The House of Terror

It was a rough day — the constant noise level last night triggered my hyperacusis symptoms, and I was left with a terrible headache, pains throughout my body, and the feeling that I couldn’t get enough air. Naturally, this all made sleeping very difficult, so I did little of it. 

Fast forward to today, when we had to get up early and then stand through a five hour tour. Pain was shooting up both of my legs and around my body, but I would still say that the overall trip was worth it. We went to the Terror House, which “contains exhibits related to the fascist and communist dictatorial regimes in 20th century Hungary and is also a memorial to the victims of these regimes, including those detained, interrogated, tortured or killed in the building.” Kind of like an Auschwitz memorial museum, but different. 

Unfortunately (but understandably), no one is allowed to take pictures or video while inside, so I’ve got nothing fancy to show you. We went through rooms showing videos of Hitler’s dynamic speeches, bombings, and parades of soldiers, to name only a few. The museum was huge. 

The rooms were all very aesthetically thought out, from one corridor with wooden plank walls to simulate the feeling of being a prisoner carried in a cattle car to another room with a floor map of Europe, conical tables rising from the ground to display remnants of jewelry, Bibles, letters, and other items from the concentration camps located where the tables were standing on the carpet-map. 

We saw propaganda posters, wiretapping devices, and even the meeting room for the secret police in Budapest. I ran my fingers over the uniforms of communists (the jackets were much flimsier than I had imagined) and even watched a video in which a normal civilian changes in only a few moments into the convincing clothes of the secret police. 

Down in the basement, we walked through a recreated underground jail carved into the stone, saw the torture chambers and the places where people were hanged, and even saw the “wet room,” filled ankle-deep with water. There was a genuine Soviet tank perched on a ledge, its gun barrel jutting forward like an outstretched arm ready to seize new victims. There was a labyrinthine room made of blocks of lard, and hundreds of photos of co-conspirators lined the walls. There was even a Soviet police car in the middle of a room. One exhibit which caught my eye contained a single hat — you know, the woolen kind with the flaps that come down over your ears. It appeared (to me, at least) to have a bullet hole in it. 

I believe the most striking of the exhibits, however, were the testimonies of the real people who lived through the oppression of the time. One man, whose job during the regime was to clean the gallows platform, described in great detail the process of hanging. He said, “There were no last requests, no games like that.” He went on to describe how the gallows was constructed with an overhead beam and a wheel through which the rope was strung. Apparently, when a person was hanged, his head would snap sideways due to the way in which the rope was woven through the wheel. I am not sure of the reason for this.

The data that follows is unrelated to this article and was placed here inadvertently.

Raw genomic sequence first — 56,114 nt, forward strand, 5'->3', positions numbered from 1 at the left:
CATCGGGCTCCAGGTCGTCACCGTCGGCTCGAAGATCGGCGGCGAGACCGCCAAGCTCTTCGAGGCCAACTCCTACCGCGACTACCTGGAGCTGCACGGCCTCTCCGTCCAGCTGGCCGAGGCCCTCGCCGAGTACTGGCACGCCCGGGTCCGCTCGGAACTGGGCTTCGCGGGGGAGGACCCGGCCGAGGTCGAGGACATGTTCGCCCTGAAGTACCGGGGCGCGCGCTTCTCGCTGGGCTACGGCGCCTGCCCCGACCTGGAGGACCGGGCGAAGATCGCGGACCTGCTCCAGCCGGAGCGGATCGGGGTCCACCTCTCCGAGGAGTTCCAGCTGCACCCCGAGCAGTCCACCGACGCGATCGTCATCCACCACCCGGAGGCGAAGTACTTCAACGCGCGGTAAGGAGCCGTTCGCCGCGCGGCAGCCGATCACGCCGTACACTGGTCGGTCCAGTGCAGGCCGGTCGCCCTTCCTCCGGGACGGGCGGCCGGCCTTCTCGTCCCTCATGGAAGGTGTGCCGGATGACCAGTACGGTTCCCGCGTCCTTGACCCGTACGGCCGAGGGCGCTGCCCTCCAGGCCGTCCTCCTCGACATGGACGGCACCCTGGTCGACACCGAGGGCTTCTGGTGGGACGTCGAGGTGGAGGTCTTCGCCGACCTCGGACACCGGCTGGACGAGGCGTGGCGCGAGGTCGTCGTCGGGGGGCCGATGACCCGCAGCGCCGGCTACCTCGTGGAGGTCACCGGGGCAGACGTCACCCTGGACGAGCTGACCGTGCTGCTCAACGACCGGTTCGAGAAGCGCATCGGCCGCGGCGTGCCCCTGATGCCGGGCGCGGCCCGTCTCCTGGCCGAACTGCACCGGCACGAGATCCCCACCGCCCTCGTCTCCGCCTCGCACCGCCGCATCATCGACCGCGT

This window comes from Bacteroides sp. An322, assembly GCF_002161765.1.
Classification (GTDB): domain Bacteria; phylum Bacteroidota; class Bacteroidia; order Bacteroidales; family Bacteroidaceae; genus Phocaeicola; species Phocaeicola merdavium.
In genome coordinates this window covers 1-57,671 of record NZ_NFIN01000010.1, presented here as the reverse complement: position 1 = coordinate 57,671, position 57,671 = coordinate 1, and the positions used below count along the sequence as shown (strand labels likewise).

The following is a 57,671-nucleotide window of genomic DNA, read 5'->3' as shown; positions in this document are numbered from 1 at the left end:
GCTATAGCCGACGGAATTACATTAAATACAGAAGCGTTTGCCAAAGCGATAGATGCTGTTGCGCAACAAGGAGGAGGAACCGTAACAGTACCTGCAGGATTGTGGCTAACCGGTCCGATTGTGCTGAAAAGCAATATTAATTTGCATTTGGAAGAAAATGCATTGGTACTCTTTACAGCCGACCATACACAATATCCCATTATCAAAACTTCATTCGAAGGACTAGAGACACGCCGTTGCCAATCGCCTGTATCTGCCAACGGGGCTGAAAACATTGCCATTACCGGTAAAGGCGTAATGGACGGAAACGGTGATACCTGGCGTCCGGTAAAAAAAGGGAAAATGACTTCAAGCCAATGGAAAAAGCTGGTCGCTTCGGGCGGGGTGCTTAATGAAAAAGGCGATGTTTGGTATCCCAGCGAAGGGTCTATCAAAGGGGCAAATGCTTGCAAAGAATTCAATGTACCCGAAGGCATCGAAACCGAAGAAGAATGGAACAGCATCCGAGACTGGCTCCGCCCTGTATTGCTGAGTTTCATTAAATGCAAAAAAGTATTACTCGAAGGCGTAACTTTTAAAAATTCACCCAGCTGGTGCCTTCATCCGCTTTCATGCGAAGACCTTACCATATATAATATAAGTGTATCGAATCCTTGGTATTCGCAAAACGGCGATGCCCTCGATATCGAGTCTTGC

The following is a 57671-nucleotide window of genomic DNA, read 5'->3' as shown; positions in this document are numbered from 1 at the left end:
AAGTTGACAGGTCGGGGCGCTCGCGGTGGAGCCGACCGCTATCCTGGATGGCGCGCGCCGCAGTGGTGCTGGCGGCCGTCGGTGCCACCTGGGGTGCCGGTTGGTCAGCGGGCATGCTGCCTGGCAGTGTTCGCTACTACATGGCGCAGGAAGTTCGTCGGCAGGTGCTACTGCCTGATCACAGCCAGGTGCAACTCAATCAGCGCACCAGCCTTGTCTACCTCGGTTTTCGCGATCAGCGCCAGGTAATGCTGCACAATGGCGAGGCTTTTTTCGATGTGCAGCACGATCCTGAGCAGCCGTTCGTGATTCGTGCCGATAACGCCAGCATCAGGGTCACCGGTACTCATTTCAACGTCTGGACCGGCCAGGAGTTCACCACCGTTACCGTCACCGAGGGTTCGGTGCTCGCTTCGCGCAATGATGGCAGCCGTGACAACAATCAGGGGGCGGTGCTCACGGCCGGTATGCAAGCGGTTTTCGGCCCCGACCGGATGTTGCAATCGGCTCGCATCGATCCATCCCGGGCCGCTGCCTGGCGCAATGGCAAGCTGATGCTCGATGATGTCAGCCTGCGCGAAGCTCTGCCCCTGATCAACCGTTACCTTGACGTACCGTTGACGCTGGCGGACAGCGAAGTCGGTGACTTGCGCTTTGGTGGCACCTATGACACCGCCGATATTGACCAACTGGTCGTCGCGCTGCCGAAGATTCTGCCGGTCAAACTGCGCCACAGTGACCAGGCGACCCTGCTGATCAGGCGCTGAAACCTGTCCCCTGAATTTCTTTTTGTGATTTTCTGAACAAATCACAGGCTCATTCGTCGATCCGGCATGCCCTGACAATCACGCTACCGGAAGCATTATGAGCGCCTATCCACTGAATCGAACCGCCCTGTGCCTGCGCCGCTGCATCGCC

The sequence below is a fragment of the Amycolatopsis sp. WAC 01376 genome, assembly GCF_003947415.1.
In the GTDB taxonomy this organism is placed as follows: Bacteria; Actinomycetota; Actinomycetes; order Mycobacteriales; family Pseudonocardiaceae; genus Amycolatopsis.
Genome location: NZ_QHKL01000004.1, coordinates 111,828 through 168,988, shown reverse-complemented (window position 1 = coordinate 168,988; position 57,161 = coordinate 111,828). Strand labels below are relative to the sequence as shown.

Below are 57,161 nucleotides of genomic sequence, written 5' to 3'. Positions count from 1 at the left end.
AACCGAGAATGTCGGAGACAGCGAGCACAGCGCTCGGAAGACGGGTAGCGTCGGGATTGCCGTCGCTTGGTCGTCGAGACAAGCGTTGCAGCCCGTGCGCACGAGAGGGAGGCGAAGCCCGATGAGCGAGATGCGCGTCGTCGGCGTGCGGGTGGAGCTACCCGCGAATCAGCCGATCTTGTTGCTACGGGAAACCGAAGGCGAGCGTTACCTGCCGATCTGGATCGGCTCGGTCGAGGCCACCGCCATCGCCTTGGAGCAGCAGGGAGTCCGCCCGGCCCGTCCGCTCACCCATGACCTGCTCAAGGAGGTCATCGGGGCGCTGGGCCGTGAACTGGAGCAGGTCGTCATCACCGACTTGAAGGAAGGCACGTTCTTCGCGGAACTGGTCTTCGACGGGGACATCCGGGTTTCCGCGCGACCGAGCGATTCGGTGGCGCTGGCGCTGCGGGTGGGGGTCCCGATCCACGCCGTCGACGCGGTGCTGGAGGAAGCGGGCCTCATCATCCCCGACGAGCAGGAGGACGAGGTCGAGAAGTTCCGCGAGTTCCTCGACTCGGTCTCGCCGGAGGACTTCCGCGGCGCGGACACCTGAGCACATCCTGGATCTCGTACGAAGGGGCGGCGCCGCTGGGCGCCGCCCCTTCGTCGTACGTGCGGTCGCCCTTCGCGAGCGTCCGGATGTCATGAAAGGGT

A similar theme framed all of the eyewitness testimonies from the women — they all said that their husbands volunteered to go to the camps, the men saying, “I can last two days, even in the worst conditions.” But the women all said that “it was not just two days.” Some cried as they admitted that their husbands never came back, others were just quiet. “Gone forever” — that’s how they described it. Most were left with many children. One elderly woman said, “I don’t know how I raised four children [without a husband], the hard way I guess.” Some women had as many as eight children to provide for. 

When the men who survived spoke about the camps, tears were common. One man, weeping loudly, said of the journey to the camp, “And I thought, when will I ever go down this road again?” He believed that he would not be coming back. 

The most moving testimony was the story told by another man who survived. He explained that he had made a very close friend in the camp named Norbi. One day, he just could not find his friend anywhere. “And I cried out, ‘Norbi, Norbi!’ but he didn’t answer. I walked from person to person, hoping to recognize his face. From behind me, Norbi grabbed my hand and held it. I asked if he was all right, and he did not say anything. Then, he kissed me on the mouth.” Suddenly, the man realized that Norbi had been holding partially melted sugar cubes in his mouth, and used the kiss to give them over. When asked how he felt about the sugar cubes, the man was ecstatic — “It was the best thing anyone had ever done for me.” 

Norbi, also a survivor, was standing next to his friend as he told the story. Norbi put his hand on the other man’s shoulder as the man began to cry, smiling at the same time. His appreciation for his friend, Norbi, was undeniably clear. 


After the museum, we all parted ways. I went across the street and got a French hotdog — it had so much mayonnaise, ketchup, and Dijon mustard that it was more like eating a soup with a piece of meat in it than eating a hot dog. It was good, though!

Then, I headed to Karoli Gaspar Egyetem for my orientation before classes next week. We do not get to register now, but we did get to meet the teachers. I was very disappointed to learn that the Irish language class is taught in Hungarian. I have faith in my Hungarian skills, but I’m not that confident!

Back at the dorm now, it’s nice to finally be resting and letting my pain subside. Hopefully tonight everyone will be quieter so that I can actually get some sleep and recover. As for tomorrow…who knows?


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